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Old 04-12-2015, 08:43 PM   #1
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Wood cabinets in a 69 Globetrotter.

I'd like to brighten up my wood cabinets which look really dry and some even has some water stains. Any suggestions on what to use?Click image for larger version

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Old 04-12-2015, 09:39 PM   #2
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It is a multi-step process if you want to brighten/renew the finish. Here is one method:

1) Remove excess grease and oil residue from the cabinetry using a clean rag dampened with mineral spirits. Change to a fresh side often.

2) Sand the cabinets lightly with 220-grit sandpaper. Apply, long, even-pressured straight strokes, working with the grain of the wood. Light sanding roughens the surface to allow the finish product to adhere better.

3) Apply a tack cloth to remove all the surface dust from the cabinets. If desired, wipe the entire cabinets with mineral spirits one more time.

4) Touch up the cabinets before applying the finish coat to them to ensure even color. Dab a touch-up pen for wood matched to the existing stain color to fill in worn areas and scratches in the cabinetry missing finish and color. Wipe off the excess on areas where finish remains and feather in the transition edges. A slight discoloration from the original color does not matter. These pens operate similar to felt-tip pens.

5) You might want to choose a combination stain and polyurethane product if there is UV damage or color variation. Be sure to stir (not shake) the product to ensure it is thoroughly mixed. Select a stain color the same or a slightly darker than the existing cabinet stain for best results.

6) Apply the finish to the cabinet molding and trim areas first, working with the grain. Then move on to the flat areas of the cabinetry. Use a high quality brush and keep your strokes even to get the best finish coat. Refrain from over brushing.
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Old 04-15-2015, 06:47 AM   #3
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Originally Posted by SeeMore View Post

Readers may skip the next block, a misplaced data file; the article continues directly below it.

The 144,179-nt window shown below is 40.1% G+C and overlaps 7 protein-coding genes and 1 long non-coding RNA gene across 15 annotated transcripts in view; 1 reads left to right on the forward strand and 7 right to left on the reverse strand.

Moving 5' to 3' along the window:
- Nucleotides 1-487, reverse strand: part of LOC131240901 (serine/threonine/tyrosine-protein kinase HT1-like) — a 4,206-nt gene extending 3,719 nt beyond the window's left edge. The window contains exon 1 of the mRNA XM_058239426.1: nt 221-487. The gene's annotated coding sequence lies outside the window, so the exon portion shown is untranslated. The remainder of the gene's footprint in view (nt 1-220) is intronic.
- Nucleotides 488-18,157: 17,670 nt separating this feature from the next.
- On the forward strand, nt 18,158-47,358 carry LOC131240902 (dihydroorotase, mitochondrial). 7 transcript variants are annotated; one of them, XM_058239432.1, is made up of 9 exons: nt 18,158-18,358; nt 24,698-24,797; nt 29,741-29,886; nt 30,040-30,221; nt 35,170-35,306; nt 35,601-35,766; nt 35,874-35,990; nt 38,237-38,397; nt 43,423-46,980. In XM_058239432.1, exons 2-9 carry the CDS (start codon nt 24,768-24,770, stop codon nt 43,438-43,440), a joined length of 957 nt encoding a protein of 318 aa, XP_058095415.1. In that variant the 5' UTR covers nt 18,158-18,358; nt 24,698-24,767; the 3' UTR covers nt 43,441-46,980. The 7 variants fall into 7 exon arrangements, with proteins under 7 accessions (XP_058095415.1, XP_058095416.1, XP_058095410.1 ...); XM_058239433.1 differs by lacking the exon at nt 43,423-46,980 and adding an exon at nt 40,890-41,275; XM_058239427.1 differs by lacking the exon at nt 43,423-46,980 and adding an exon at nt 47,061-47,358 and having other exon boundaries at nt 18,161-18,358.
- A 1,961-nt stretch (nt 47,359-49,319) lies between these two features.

It is a multi-step process if you want to brighten/renew the finish. Here is one method: 1) Remove excess grease and oil residue from the cabinetry using a clean rag dampened with mineral spirits. Change to a fresh side often. 2) Sand the cabinets lightly with 220-grit sandpaper. Apply, long, even-pressured straight strokes, working with the grain of the wood. Light sanding roughens the surface to allow the finish product to adhere better. 3) Apply a tack cloth to remove all the surface dust from the cabinets. If desired, wipe the entire cabinets with mineral spirits one more time. 4) Touch up the cabinets before applying the finish coat to them to ensure even color. Dab a touch-up pen for wood matched to the existing stain color to fill in worn areas and scratches in the cabinetry missing finish and color. Wipe off the excess on areas where finish remains and feather in the transition edges. A slight discoloration from the original color does not matter. These pens operate similar to felt-tip pens. 5) You might want to choose a combination stain and polyurethane product if there is UV damage or color variation. Be sure to stir (not shake) the product to ensure it is thoroughly mixed. Select a stain color the same or a slightly darker than the existing cabinet stain for best results. 6) Apply the finish to the cabinet molding and trim areas first, working with the grain. Then move on to the flat areas of the cabinetry. Use a high quality brush and keep your strokes even to get the best finish coat. Refrain from over brushing.
Thank you for the info SeeMore.
Mike
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Old 04-15-2015, 07:28 AM   #4
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Nice GT!
Man, you are like an aluminum magnet!

Clean them up and use Howard's RestoreAfinish in the shade you desire. There must be some finish left for it to look very good.